Tag Archives: Kenny Barron

NANCY HARROW COMES BEARING GIFTS, AGAIN: “PARTNERS II”

There are many signs that 2021 will be a New and Improved Year: you can list your own.  A significant one is the appearance of a new Nancy Harrow CD, PARTNERS II: I Don’t Know What Kind of Blues I’ve Got.  For those of you who greet this news with delight — and for those of you who have the pleasure of discovering Nancy Harrow waiting for you — here’s her HAVIN’ MYSELF A TIME, with Clark Terry, Dick Katz, Ray Drummond, and Ben Riley:

One of the most beautiful things about that performance is that, hearing it again, I don’t think, “Oh, that’s a Billie Holiday song,” but rather, “How wonderful Nancy sounds!” For the moment, Billie has retired to another room.

This, to me, is testament to the strength — a winning strength — of Nancy’s artistic self.  The cliche is “She sounds like herself,” but it is not a cliche, especially when so many singers do not.

Singing should be easy — we are organisms capable of making all kinds of vocal sounds, from the pleased wordless sounds of delight when we meet, by chance, someone we haven’t seen for a long time, to the sound we might make when something falls on your bare foot.  But we know that singing is more than opening one’s mouth and — even knowing the melody and the words — letting our impulses take over.  So much is craft, simultaneously delicate and passionate, the way one phrases a particular word in a line, the tone one uses to surround that word, the timbre.

In HAVIN’ MYSELF A TIME, the placement of each syllable is the result of Nancy’s lifetime of on-the-job immersion; at the same time, it is improvised and fresh, a kind of emotion-driven speech set to music.  She has immersed herself in the song so that the sharp edges of where Song ends and where Nancy starts are happily erased, but her personality shines through in every choice she makes.  It’s not Acting in some melodramatic way but Nancy is having herself a time for those minutes it takes the performance to unfold.  I hear her smile, but it is a wise smile, not boundless enthusiasm, separate from craft.

Not for the first time, hearing Nancy, I think of the paradox she presents, evoking Whitman,

This hour I tell things in confidence,
I might not tell everybody, but I will tell you.

where at once she leans forward to tell us a secret in her own quiet way, even as the secret is sung aloud to everyone in the room.  Her art is completely personal and completely universal.  I haven’t described the perfect tang of her singing voice, at once tender and salty, her emotional range, also moving from sly amusement to grief, her innate rhythmic pulse, her complete connection with the words as well as the melody line: you must hear these magics for yourself.  And you have a new opportunity in PARTNERS II.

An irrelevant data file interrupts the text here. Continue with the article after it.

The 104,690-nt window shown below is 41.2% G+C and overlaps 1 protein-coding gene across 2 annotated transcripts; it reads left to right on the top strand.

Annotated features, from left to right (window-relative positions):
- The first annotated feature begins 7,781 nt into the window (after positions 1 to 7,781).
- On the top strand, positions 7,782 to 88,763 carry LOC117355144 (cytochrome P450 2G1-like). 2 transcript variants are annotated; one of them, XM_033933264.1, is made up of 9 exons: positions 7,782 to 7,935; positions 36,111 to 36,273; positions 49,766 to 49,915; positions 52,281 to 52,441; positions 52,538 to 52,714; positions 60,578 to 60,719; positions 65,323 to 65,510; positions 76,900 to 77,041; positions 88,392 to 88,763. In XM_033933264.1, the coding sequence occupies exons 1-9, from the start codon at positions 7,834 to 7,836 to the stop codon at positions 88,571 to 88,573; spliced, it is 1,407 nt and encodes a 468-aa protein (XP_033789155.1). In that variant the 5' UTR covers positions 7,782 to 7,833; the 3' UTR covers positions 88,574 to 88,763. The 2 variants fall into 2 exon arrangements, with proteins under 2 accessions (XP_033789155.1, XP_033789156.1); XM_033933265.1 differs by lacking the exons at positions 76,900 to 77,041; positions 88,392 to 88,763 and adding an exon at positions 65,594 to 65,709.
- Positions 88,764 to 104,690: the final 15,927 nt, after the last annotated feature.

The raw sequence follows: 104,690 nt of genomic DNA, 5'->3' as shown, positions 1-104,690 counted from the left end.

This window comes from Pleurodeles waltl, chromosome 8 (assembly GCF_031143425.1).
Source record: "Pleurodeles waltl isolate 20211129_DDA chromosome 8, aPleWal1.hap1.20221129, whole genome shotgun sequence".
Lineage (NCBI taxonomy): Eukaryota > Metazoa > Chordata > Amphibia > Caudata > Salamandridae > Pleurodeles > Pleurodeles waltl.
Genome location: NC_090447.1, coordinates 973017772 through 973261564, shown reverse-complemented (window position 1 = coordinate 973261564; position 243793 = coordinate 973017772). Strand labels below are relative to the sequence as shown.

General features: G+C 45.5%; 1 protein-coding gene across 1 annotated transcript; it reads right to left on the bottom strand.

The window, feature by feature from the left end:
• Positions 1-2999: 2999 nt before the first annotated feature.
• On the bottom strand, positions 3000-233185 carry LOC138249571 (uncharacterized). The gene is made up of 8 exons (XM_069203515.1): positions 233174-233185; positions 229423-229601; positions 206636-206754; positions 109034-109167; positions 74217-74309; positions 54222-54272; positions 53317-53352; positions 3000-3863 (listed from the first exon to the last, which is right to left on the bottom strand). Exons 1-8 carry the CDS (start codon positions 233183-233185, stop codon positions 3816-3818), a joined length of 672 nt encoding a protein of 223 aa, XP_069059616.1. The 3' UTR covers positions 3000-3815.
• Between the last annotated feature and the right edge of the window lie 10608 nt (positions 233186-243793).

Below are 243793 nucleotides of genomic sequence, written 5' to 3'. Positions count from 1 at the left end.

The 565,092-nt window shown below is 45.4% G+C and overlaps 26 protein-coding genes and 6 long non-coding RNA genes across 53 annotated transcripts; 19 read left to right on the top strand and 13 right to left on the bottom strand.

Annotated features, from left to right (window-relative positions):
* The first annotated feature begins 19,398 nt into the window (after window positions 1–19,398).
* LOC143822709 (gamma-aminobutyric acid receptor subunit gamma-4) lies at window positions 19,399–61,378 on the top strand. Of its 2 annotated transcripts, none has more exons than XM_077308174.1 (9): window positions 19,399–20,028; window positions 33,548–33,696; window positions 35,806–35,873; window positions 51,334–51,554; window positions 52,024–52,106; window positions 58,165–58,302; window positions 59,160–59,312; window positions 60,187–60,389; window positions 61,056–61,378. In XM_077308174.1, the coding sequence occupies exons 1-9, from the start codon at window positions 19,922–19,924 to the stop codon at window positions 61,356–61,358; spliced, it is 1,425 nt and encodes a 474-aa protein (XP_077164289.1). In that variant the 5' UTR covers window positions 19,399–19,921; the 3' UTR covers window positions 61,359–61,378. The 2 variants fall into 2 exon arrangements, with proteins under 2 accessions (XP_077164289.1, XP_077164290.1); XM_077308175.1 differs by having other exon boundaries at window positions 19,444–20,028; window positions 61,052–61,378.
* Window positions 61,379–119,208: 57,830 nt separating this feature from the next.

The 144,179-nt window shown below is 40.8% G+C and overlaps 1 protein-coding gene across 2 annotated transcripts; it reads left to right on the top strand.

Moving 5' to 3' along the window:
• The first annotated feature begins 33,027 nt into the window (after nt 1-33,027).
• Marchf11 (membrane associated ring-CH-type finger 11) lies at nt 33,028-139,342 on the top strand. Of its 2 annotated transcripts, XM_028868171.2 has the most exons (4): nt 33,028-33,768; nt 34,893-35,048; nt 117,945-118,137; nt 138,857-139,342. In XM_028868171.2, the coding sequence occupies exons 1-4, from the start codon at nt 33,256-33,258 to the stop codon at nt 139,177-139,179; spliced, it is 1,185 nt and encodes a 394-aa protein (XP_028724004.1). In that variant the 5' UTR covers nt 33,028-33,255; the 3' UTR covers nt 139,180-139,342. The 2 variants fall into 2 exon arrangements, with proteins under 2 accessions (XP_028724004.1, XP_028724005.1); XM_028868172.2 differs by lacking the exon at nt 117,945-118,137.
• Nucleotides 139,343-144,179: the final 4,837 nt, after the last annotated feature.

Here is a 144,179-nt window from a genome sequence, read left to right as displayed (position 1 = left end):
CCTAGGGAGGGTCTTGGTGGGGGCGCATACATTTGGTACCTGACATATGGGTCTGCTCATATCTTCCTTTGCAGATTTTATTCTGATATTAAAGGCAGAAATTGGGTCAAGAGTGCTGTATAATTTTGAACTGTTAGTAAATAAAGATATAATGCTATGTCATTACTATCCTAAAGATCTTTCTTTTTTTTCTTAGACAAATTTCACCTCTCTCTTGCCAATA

This disc is an anthology of performances Nancy selected — from 1961 to 2016 — with two previously unissued performances.  Even if you have squirreled away all of Nancy’s CDs (a lovely shelf-full) as I have, it is thrilling to hear her own choices, arranged as if brilliant tiles in a mosaic or familiar poems in new contexts, each reflecting the sheen of its neighbor, seeming new because of it.  And PARTNERS II (there is a I, also available) speaks to Nancy’s sense of the buoyant jazz community, so we also hear Buck Clayton, Phil Woods, Kenny Barron, Grady Tate, Frank Wess, Bob Brookmeyer, Roland Hanna, Jack Wilkins, Jim McNeely, Rufus Reid, John Lewis, Richard Davis, Connie Kay, Terri Lyne Carrington, George Mraz, and Bob Brookmeyer.

Here’s one more — Nancy’s own (yes! words and music) IF I WANT TO, with Chris Ziemba, Owen Broder, Alex Claffy, Dennis Mackrel:

PARTNERS II is available as a physical disc from Amazon, and in digital format at all the usual places.  More importantly, it is Nancy’s gift of her music, of her irreplaceable self — things told in confidence that we can treasure as our own.

May your happiness increase!

DAN MORGENSTERN REMEMBERS STAN GETZ (March 3, 2017)

This is the sixth part of a series of video-interviews the irreplaceable Dan Morgenstern sat for on the afternoon of Friday, March 3, 2017.  The previous five parts can be found here.

In those segments, Dan shares remarkable stories about the people he’s heard and met and become close with: everyone, including Lester Young, Jimmy Rowles, Tony Fruscella, Tommy Benford, Brew Moore, John Carisi, Nat Lorber, Coleman Hawkins, Jimmy Rushing, and two dozen more.

Here he speaks lovingly of the magnificent Stan Getz — including an anecdote of one way to deal with noisy spectators at a jazz club:

I would have you notice — as well as Dan’s eye for the telling detail (that quality that makes great storytellers as well as novelists) — that even his retelling of incidents that might be painful is shot through with kindness.  These interviews are not a settling of scores; rather, they are graceful homages to the giants and friends he has known — and Dan continues to make friends in 2017.

Here, for those who have other thoughts about Stan, a sweet yet little-known 1954 performance by him, Jimmy, Bob Whitlock, and Max Roach, of the early-Thirties song, DOWN BY THE SYCAMORE TREE:

Dan refers to Stan’s PARKER 51:

and one of Stan’s duets with Kenny Barron at the end of his life:

I look forward to a second set of interviews.  Dan has hinted that he has tales of Cecil Scott.  Who could resist such knowledge?

May your happiness increase!